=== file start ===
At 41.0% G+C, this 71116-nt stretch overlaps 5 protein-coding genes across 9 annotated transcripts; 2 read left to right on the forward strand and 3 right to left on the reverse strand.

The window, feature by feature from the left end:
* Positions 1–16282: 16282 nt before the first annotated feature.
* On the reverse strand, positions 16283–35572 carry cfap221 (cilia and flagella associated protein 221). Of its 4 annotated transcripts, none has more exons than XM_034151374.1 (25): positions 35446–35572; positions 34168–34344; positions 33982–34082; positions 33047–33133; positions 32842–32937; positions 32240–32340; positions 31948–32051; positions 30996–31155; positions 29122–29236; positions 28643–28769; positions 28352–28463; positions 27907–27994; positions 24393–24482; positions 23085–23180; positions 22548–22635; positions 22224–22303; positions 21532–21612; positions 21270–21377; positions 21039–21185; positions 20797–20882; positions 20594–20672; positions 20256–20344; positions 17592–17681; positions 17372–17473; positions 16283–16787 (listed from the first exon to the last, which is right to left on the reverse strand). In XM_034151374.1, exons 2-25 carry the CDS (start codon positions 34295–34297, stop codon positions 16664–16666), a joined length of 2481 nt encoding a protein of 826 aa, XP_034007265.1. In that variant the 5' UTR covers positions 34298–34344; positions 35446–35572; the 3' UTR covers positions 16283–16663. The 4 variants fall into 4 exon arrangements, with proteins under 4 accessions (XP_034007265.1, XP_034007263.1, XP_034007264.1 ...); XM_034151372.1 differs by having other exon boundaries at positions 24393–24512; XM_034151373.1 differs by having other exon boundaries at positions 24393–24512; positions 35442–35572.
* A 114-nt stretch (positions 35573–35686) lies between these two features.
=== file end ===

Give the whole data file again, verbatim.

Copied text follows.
At 41.0% G+C, this 71116-nt stretch overlaps 5 protein-coding genes across 9 annotated transcripts; 2 read left to right on the forward strand and 3 right to left on the reverse strand.

The window, feature by feature from the left end:
* Positions 1–16282: 16282 nt before the first annotated feature.
* On the reverse strand, positions 16283–35572 carry cfap221 (cilia and flagella associated protein 221). Of its 4 annotated transcripts, none has more exons than XM_034151374.1 (25): positions 35446–35572; positions 34168–34344; positions 33982–34082; positions 33047–33133; positions 32842–32937; positions 32240–32340; positions 31948–32051; positions 30996–31155; positions 29122–29236; positions 28643–28769; positions 28352–28463; positions 27907–27994; positions 24393–24482; positions 23085–23180; positions 22548–22635; positions 22224–22303; positions 21532–21612; positions 21270–21377; positions 21039–21185; positions 20797–20882; positions 20594–20672; positions 20256–20344; positions 17592–17681; positions 17372–17473; positions 16283–16787 (listed from the first exon to the last, which is right to left on the reverse strand). In XM_034151374.1, exons 2-25 carry the CDS (start codon positions 34295–34297, stop codon positions 16664–16666), a joined length of 2481 nt encoding a protein of 826 aa, XP_034007265.1. In that variant the 5' UTR covers positions 34298–34344; positions 35446–35572; the 3' UTR covers positions 16283–16663. The 4 variants fall into 4 exon arrangements, with proteins under 4 accessions (XP_034007265.1, XP_034007263.1, XP_034007264.1 ...); XM_034151372.1 differs by having other exon boundaries at positions 24393–24512; XM_034151373.1 differs by having other exon boundaries at positions 24393–24512; positions 35442–35572.
* A 114-nt stretch (positions 35573–35686) lies between these two features.